Rocco whispered that something big is afoot in Rome and tomorrow at local noon there a presser will trot out two new documents that address the Catholic situation of declarations of nullity. And presumably, related issues.
While the conservative side of the Church is leaking like a sieve these days, this initiative has been fairly well kept under wraps. I suppose people would think the synod would address these issues. And no doubt, the rigorists on the front porch will lament that this pope does things other popes did. Only without their consent or complaint.
It is feared by not a few that the reforms will amount to a major simplification of the process and a greater ease in the granting of annulments, as already explained by Don Pio Pace in an essay on “Catholic Divorce” published by this blog in November last year.
I still don’t get the “fear” about showing mercy to divorced and remarried Catholics. Canon Law has stood common sense on its head in particular ways when it is easier to forgive the murder of an undesired spouse than it is to marry a second without going through the motions.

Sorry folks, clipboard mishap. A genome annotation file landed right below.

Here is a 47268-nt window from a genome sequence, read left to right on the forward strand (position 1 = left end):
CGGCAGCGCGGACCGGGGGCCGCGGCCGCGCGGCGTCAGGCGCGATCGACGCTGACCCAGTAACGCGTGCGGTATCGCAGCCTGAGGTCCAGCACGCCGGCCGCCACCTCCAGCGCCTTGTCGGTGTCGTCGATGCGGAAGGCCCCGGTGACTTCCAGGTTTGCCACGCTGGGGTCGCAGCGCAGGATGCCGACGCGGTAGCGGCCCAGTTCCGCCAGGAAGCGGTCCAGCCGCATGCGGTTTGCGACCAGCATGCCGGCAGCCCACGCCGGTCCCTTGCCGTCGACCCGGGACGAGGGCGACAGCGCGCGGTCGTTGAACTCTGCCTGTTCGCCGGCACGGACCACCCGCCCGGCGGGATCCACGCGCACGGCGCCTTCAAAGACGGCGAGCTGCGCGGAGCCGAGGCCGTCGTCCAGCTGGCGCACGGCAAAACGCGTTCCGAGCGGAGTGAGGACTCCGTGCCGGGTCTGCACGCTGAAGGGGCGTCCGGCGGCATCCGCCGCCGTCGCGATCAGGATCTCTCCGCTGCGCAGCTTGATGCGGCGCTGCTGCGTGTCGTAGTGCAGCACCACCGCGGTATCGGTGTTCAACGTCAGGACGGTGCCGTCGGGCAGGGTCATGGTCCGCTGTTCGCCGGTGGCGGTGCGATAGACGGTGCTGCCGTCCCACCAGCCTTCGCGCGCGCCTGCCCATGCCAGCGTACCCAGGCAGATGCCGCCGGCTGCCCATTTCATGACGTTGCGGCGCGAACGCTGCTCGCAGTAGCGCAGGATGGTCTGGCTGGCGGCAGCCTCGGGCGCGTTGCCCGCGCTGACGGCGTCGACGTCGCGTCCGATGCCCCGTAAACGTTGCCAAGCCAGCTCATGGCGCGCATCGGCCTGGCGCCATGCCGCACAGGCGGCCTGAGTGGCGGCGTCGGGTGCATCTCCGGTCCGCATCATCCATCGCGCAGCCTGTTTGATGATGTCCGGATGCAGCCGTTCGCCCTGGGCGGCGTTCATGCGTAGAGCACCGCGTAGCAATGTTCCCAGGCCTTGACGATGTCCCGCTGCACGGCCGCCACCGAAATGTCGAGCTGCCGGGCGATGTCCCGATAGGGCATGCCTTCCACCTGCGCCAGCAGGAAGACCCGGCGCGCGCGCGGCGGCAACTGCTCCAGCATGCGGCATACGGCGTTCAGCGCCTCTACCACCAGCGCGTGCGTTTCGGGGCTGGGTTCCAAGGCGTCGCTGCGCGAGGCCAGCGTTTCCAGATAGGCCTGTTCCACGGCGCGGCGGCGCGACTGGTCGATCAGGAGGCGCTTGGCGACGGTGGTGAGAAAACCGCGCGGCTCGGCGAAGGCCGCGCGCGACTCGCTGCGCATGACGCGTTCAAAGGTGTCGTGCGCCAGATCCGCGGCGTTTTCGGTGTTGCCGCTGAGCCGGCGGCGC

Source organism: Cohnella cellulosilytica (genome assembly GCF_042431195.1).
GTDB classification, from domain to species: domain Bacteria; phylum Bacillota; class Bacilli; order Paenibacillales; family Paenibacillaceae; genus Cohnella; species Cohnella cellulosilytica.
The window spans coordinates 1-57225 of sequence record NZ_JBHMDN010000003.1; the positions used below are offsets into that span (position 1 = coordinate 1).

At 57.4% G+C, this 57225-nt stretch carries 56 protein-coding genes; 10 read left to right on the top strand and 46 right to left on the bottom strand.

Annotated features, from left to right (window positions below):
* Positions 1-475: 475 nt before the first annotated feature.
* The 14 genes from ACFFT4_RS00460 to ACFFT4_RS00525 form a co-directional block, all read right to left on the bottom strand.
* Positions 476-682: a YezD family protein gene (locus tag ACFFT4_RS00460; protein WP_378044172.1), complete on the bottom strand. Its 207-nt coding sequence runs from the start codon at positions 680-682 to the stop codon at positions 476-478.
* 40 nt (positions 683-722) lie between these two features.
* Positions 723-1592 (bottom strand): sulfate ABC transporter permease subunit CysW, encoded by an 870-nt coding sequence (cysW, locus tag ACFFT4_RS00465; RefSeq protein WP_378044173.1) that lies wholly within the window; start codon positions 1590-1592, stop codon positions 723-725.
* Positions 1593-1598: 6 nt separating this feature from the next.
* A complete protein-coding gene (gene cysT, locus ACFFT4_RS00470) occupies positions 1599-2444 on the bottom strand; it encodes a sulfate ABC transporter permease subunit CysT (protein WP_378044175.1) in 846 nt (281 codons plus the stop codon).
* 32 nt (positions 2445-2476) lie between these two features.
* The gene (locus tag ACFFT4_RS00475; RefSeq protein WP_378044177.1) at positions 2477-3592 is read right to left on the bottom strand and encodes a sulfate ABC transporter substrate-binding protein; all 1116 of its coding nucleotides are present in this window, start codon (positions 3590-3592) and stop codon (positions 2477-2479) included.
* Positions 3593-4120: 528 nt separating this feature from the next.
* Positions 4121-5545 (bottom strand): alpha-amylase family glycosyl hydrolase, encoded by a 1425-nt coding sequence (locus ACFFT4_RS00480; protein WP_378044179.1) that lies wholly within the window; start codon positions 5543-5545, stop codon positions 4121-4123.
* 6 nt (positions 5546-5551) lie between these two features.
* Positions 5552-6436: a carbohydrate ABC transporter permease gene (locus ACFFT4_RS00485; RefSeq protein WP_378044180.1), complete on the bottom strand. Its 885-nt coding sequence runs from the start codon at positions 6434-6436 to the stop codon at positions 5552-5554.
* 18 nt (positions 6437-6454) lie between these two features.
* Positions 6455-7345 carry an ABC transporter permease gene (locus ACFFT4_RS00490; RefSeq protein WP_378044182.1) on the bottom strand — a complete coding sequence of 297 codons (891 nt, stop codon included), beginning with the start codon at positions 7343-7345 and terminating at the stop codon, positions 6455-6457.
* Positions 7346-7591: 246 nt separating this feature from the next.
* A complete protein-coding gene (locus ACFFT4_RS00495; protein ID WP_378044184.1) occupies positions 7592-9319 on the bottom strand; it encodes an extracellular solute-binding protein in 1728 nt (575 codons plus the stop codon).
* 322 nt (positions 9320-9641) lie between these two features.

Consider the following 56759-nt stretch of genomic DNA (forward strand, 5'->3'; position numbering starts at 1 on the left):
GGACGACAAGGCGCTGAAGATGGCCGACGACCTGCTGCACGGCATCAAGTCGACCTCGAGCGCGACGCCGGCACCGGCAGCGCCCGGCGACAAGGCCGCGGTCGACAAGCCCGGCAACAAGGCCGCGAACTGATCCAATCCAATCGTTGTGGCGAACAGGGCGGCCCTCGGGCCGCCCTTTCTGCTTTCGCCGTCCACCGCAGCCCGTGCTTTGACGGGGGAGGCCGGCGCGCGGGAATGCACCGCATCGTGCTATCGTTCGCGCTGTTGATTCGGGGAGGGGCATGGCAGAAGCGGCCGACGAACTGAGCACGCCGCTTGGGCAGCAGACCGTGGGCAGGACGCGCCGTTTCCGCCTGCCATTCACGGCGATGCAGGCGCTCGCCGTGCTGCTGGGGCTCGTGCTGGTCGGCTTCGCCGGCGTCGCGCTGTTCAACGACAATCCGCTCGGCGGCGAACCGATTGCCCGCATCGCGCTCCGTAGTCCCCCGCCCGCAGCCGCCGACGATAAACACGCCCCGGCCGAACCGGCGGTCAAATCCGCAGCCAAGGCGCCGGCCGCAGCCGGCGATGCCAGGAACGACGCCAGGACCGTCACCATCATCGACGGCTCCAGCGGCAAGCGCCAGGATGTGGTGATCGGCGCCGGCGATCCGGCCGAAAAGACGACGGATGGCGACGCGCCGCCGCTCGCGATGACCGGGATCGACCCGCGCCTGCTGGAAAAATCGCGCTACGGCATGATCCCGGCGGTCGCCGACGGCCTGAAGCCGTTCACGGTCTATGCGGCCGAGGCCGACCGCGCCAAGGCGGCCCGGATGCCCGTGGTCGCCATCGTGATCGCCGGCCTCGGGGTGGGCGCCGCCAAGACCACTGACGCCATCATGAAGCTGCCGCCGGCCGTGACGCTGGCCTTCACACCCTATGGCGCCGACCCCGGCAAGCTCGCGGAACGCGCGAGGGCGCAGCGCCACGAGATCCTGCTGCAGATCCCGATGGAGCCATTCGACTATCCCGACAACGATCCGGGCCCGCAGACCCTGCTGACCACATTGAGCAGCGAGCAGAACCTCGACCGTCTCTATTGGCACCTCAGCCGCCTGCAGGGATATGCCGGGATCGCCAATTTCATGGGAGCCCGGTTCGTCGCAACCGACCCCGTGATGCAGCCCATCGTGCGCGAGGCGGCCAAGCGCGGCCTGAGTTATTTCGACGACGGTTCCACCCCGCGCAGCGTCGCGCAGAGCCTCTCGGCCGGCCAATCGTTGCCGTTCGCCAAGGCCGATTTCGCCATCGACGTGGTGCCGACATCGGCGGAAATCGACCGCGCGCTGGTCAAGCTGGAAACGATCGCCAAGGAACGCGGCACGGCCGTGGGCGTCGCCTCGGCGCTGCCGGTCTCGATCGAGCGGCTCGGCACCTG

Murderers are not automatically excommunicated, even when it is done en masse through warfare, terrorism, or corporate corruption. Killing people seems a lot more scary than, say, an abandoned spouse getting a second opportunity for the blessed life of marriage and family.
Catholic doctrine on murder doesn’t change when killers are forgiven, or even released from prison. To the casual Catholic eye, murder is forever. When it’s personal, it is never forgotten, and forgiven only through grace, cooperation, or personal heroism. Why don’t we demand victims be resuscitated before pardoning a murderer? That’s how most people see the justice of things.
How people see things, however their sense of fairness has developed–for good or for ill–is the basis on which they will see the Church and its actions. Such actions may be perceived at odds with the world’s view. Some might view them as contrary to Christ and to the Gospel. These views may be clouded. Or they might be more clear than what the law provides. It will be interesting to see what the rollout of tomorrow’s legislation will reveal.